October 7, 2013, Draconids
Draconids better seen in the northern hemisphere. Unlike most other rainy Draconids best seen in the evening, rather than morning.
In most cases, the rain is not very intense, but sometimes bursts in which the sky can appear several hundred meteors per hour. Moon in 2013 should not interfere with the observations, so try to consider Draconids evening of 7 and 8 October.
October 21, 2013, Orionids
This meteor rain is best observed just before dawn, but in 2013 this may prevent bright moon. And yet, in spite of the usual maximum of 10-20 meteors per hour, the rain is quite possible to be seen even with the moon - it is usually quite bright meteors. Predict the maximum of this rain is not possible, so it pays to be conducted from midnight to dawn a few days before and a few days after October 21. Most likely, the most spectacular will be the wee hours of October 21.
4-5 November 2013, Southern Taurids
Streams that feed the rains southern and northern Taurids are quite scattered, which means a longer duration of the rain - it will go from 25 September until 25 November. But for the same reasons you can only see up to 7 per hour. Maximum flow Southern Taurids are expected on the night of 4 to 5 November, especially just after midnight. It is worth noting that, despite the small number of meteors, they are often very bright.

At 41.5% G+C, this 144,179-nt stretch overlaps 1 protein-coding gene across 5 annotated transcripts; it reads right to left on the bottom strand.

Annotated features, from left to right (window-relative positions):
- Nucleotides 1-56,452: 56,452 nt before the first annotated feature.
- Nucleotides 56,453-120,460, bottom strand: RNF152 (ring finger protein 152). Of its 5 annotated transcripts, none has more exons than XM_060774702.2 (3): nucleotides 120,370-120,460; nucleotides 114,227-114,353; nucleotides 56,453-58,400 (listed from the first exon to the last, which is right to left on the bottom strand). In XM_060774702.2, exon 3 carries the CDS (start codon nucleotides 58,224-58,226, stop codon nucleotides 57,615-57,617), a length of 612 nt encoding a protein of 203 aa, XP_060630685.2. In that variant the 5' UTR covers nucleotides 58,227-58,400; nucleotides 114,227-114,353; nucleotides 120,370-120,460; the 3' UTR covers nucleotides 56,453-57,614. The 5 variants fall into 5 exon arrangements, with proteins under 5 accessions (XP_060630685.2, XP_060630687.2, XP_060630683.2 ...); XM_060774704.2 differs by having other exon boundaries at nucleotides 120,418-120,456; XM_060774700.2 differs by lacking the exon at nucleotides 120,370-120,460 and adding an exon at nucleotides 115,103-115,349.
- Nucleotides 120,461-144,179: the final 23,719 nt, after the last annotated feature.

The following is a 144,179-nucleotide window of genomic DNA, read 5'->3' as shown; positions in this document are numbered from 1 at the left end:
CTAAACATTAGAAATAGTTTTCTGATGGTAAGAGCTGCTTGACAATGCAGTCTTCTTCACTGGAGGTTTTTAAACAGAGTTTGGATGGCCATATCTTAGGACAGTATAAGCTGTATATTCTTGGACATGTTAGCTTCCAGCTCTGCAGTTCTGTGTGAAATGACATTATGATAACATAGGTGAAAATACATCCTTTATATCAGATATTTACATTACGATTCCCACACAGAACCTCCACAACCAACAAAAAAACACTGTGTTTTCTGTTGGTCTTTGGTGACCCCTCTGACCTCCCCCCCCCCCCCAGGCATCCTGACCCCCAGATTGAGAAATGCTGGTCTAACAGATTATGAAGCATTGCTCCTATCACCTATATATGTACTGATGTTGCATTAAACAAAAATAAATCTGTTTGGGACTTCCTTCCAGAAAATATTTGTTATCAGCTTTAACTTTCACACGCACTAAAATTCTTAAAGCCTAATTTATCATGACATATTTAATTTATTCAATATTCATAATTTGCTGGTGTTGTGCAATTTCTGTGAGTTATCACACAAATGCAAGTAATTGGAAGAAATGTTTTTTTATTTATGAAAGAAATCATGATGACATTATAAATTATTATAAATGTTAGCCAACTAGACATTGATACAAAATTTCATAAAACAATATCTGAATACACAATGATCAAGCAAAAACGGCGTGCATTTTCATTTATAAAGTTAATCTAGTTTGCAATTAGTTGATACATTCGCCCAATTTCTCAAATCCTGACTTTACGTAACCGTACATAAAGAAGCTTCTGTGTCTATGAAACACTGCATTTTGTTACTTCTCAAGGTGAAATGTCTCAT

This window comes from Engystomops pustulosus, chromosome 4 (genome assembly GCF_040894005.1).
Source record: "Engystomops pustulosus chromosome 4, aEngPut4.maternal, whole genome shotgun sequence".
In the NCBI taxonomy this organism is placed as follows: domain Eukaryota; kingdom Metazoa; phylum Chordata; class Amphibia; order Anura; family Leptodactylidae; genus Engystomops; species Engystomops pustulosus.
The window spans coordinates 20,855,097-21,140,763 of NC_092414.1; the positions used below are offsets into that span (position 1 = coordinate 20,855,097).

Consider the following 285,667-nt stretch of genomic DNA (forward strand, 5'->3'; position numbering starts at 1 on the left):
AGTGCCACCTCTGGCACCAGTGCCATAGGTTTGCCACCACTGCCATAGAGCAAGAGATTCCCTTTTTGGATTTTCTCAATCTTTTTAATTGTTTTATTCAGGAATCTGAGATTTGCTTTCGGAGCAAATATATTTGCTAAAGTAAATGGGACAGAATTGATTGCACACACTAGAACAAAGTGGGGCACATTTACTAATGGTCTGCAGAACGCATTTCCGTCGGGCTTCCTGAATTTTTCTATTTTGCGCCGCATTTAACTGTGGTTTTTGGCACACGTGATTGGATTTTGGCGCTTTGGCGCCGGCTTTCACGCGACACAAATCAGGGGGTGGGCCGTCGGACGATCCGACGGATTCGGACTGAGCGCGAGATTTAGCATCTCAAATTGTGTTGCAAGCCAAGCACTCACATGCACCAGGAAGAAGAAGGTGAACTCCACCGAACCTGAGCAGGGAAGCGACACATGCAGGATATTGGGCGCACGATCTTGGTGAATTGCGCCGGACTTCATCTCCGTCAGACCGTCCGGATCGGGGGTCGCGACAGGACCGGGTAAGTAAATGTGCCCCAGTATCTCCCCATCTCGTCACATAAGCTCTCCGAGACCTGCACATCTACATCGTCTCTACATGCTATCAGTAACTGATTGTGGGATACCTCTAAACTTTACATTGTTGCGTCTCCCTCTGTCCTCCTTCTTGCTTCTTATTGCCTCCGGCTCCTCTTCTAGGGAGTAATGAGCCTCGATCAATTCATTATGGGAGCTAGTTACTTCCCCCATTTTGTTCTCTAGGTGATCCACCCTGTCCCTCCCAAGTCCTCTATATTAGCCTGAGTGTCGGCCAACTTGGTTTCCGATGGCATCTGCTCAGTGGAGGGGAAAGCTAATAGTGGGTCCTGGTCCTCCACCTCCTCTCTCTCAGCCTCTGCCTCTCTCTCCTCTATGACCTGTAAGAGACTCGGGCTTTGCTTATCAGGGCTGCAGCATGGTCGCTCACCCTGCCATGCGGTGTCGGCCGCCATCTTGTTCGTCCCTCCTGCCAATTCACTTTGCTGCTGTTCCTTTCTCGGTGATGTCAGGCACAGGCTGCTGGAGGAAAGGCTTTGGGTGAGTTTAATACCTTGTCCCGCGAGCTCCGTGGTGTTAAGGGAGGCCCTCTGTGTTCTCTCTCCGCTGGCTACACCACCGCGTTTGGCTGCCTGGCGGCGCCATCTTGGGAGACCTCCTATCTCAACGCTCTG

11-12 November 2013, North Taurids
This rain will run from October 12 to December 2, but even during the peak should not expect more than 7 per hour. Maximum expected after midnight on November 12.
16-18 November 2013 Leonids
Unfortunately, the full moon will prevent enjoy the magnificent sight of the meteor shower in 2013. It should be noted that generally the Leonids - the most spectacular meteor rain a year. Thus, in 1966, this flow does meteor like the rain as 15 minutes can be seen to several thousand meteor per minute. Maximum flow this year is expected to close by the morning of 17 or 18 November.